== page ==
Figure 4 – Enable Diagnostics via Visual Studio

From there, you’ll want to make sure the Enable Diagnostics check box is selected. Now you can select one of the available options – Errors only, All information, or Custom plan. I would encourage you to explore each option as it is a great learning experience. For starters, editing the custom plan is a good way to learn about the available diagnostic sources that can be configured. For example, using this approach it is fairly easy to add various performance counters. Personally, I find this a lot easier because I can never remember the correct syntax for the performance counters I need! Here I can just select the counter for which I want to sample data, and enter the sample rate:


Performance counters

Once finished configuring the data sources to collect (including the verbosity, sample rate, and transfer period), you’ll find the diagnostics.wadcfg added to your project:


Figure 5 – Diagnostic Configuration File per Role

Remember how we earlier mentioned that diagnostics.wadcfg had to be in a specific location for Web and Worker roles? Do we actually have to remember to manually put the diagnostics.wadcfg file in the right spot? Nope! Recent updates to the Visual Studio tooling will handle that for us. Ahhh … isn’t it great when technology saves us from having to remember those pesky details? If you were to dive into the folder structure of the project, you’d find a specific folder structure for the roles, and the diagnostics.wadcfg file already placed in the correct folder:


Figure 6 – Diagnostic Configuration File in Worker Role

Bonus – Azure Diagnostics for non-.NET applications

The same diagnostics.wadcfg file we’re referring to here for .NET applications can also be used for non-.NET applications running in a Cloud Service. For instance, if you were to deploy a node.js application hosted in an Azure web role, you could would place the diagnostics.wadcfg file in the \bin folder of your node.js project.


Figure 7 – Diagnostics configuration for node.js application

Also, be sure to import the Diagnostics module in your ServiceDefinition.csdef file, and set the Microsoft.WindowsAzure.Plugins.Diagnostics.ConnectionString in your ServiceConfiguration.cscfg file.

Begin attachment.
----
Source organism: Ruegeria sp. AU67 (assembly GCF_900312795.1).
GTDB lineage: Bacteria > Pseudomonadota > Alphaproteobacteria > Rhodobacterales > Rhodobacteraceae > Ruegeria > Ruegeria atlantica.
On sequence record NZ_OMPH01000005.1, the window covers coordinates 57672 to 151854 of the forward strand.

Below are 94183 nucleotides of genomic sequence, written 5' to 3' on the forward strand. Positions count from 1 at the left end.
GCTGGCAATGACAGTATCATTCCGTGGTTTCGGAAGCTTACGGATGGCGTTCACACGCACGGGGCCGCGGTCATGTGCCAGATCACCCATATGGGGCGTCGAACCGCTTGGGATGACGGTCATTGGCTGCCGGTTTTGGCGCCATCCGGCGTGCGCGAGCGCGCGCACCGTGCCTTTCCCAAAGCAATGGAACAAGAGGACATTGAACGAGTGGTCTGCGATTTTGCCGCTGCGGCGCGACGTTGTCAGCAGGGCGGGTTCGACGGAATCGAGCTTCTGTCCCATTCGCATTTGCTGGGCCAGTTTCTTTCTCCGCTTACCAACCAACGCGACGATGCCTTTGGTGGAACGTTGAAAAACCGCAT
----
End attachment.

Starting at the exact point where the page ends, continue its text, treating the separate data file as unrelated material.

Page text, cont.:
There’s a precedence

An order of precedence that is. As we’ve discussed, there are a few different ways to configure the Azure diagnostics monitor agent. In a future article we’ll take a look at another approach – remotely changing the diagnostic monitor agent configuration. However, before we get into that, it’s important to understand the order of precedence for how the diagnostic monitor agent applies configuration:

  1. wad-control-container container – the diagnostic configuration file created for each role instance has the highest order of precedence for configuring diagnostic data sources. This is the first place the diagnostic monitor agent checks for its configuration.
  2. Imperative Code
    1. RoleInstanceDiagnosticManager.SetCurrentConfiguration() – this will update the diagnostics.wadcfg file in the wad-control-container for the specific instance only.
    2. DiagnosticMonitor.Start() – this will apply to the specific instance only, but will not update the diagnostics.wadcfg file in the wad-control-container.
  3. Declarative Configuration – the diagnostics.wadcfg file at the root of the worker role or bin directory of the web role is used to configure the diagnostics monitor agent.
  4. Default Configuration – used only if none of the above configuration options were implemented. The default configuration locally (on the role instance itself) collects Azure logs, IIS logs, and infrastructure logs, but does not transfer them to Azure table or blob storage.